In replying to my remarks, Ambassador Jooste said that it was not the details but the principles to which his Government would object. He said that he did not believe his Government would accept any agreement which resulted in reports finding their way directly or indirectly to the General Assembly. He remarked that this was a matter not only of Government policy but also of public opinion. In the past discussion of the administration of Southwest Africa had inevitably led to a discussion of the racial policies of South Africa itself, this notwithstanding Article 2(7) of the Charter. In response to a question, Ambassador Jooste stated it would be clearly impossible and undesirable for South Africa to pursue a different racial policy in Southwest Africa than in the metropole because 1) to do so would admit that the latter policy was wrong; 2) in Southwest Africa segregation is [Page 686]necessary for the protection of the native versus the white man; and 3) geographical contiguity would make it impossible. He remarked that the question of reports had been exaggerated out of all reason and that the amour propre of both the UN and South Africa had become involved. He expressed doubt that the Committee would even accept negotiation of an agreement between the remaining Allied and Associated Powers and South Africa. Mr. Gerig remarked at this point that the Committee had not rejected the idea of the agreement being negotiated with the three remaining Allied and Associated Powers with subsequent General Assembly approval. The United States would be quite prepared to join the United Kingdom and France as the contracting powers provided the latter were willing and the General Assembly did not oppose this procedure.

The Ambassador recalled that in the negotiations he had from the beginning attempted to keep the position fluid. He said that Mr. Steyn, who has now returned to South Africa, will endeavor to persuade the South African Government to delay its reply to the Committee’s counter-proposal for a month or even two months and not to reject it immediately as they would probably be inclined to do.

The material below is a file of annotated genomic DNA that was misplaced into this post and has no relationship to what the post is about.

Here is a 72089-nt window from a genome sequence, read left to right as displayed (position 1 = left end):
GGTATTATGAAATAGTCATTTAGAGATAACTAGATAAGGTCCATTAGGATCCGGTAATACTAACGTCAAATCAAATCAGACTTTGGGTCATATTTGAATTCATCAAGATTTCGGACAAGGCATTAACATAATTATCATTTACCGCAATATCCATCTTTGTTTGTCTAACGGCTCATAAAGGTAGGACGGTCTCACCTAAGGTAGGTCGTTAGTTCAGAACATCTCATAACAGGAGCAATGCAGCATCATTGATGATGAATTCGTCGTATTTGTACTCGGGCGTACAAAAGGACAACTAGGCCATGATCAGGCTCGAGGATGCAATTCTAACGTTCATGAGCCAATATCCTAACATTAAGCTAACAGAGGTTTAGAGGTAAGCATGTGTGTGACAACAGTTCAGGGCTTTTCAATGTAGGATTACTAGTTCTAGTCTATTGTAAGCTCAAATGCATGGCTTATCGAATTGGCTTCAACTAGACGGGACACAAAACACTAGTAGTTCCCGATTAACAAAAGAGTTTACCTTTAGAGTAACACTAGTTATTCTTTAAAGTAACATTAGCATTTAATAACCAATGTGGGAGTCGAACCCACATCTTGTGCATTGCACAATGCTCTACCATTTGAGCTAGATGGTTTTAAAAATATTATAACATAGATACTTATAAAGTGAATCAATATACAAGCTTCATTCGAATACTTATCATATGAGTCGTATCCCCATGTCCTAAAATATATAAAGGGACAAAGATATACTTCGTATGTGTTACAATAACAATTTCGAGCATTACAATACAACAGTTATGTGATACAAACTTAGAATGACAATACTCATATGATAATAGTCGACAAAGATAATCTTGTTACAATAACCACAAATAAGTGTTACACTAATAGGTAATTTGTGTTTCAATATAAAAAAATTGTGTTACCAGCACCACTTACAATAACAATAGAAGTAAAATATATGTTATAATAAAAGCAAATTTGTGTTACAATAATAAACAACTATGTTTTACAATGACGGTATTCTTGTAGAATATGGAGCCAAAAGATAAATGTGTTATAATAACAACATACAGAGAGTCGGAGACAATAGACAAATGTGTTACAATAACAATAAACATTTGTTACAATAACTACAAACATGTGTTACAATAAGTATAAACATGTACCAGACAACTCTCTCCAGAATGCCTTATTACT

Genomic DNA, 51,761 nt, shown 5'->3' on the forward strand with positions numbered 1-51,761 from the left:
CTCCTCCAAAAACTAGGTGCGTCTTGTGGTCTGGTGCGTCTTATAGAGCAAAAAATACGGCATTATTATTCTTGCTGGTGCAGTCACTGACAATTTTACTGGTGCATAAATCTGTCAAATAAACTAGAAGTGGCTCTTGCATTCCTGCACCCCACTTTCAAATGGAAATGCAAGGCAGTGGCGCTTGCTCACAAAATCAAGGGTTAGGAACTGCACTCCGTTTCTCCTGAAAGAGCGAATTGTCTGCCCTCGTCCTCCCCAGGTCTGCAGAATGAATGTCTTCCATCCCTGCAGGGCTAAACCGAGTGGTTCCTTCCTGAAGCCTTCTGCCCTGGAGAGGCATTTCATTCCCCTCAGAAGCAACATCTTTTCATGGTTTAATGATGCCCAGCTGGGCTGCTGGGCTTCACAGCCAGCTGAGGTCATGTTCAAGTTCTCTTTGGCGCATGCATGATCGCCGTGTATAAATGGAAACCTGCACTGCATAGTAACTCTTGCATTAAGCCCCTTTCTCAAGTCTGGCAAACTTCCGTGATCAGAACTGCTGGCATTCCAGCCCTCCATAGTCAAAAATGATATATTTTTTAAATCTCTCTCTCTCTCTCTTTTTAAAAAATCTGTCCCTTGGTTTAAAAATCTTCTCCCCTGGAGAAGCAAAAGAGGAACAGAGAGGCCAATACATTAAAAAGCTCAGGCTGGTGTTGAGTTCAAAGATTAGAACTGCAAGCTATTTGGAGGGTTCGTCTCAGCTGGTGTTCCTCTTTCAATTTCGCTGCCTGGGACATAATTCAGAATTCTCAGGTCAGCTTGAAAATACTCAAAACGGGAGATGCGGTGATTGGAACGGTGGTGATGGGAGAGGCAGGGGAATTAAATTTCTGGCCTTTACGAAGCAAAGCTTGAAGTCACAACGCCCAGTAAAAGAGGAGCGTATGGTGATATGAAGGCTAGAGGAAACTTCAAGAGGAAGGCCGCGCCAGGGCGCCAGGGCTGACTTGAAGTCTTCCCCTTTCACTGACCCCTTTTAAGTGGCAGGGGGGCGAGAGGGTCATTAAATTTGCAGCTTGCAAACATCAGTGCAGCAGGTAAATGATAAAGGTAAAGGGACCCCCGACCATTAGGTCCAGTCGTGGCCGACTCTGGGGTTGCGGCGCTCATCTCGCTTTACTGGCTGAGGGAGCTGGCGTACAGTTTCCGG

In the general discussion which followed the Ambassador’s remarks, the point was repeatedly stressed that Southwest Africa would continue to be discussed in UN regardless of whether or not agreement were reached with the negotiating Committee. Acceptance of the counter-proposal would place South Africa in a stronger position and would lessen the acrimonious character of the discussions, since such discussions in the General Assembly would then be within the framework of South Africa’s own report as transmitted by the Committee of which South Africa is a member. Moreover, we felt that with the problem of the agreement removed from the political arena, the other question of the treatment of Indians would assume less importance and arouse much less controversy and interest. Furthermore the safeguards provided in the counter-proposal for South Africa did protect South African interests.

The Ambassador said that while the individual members of the Committee had been friendly and even sympathetic, they had in some instances been the spokesmen for UN blocs and their freedom of action had been inhibited by that fact. He mentioned as an example the position of the Syrian representative on the Committee. He admitted, however, that to date the negotiations had accomplished one thing at least. They have demonstrated to the South African Government that it is possible for South Africa to discuss this problem with a cross section of the UN without coming to blows. The Ambassador expressed his appreciation for the helpful attitude of the United States on the Committee and for the time we had given him and said that he would communicate over [our?] views to his government.

  1. Drafted by J. Harold Shullaw of the Onice of British Commonwealth and Northern European Affairs.
  2. Ward P. Allen, Special Assistant for United Nations Affairs, Bureau of European Affairs.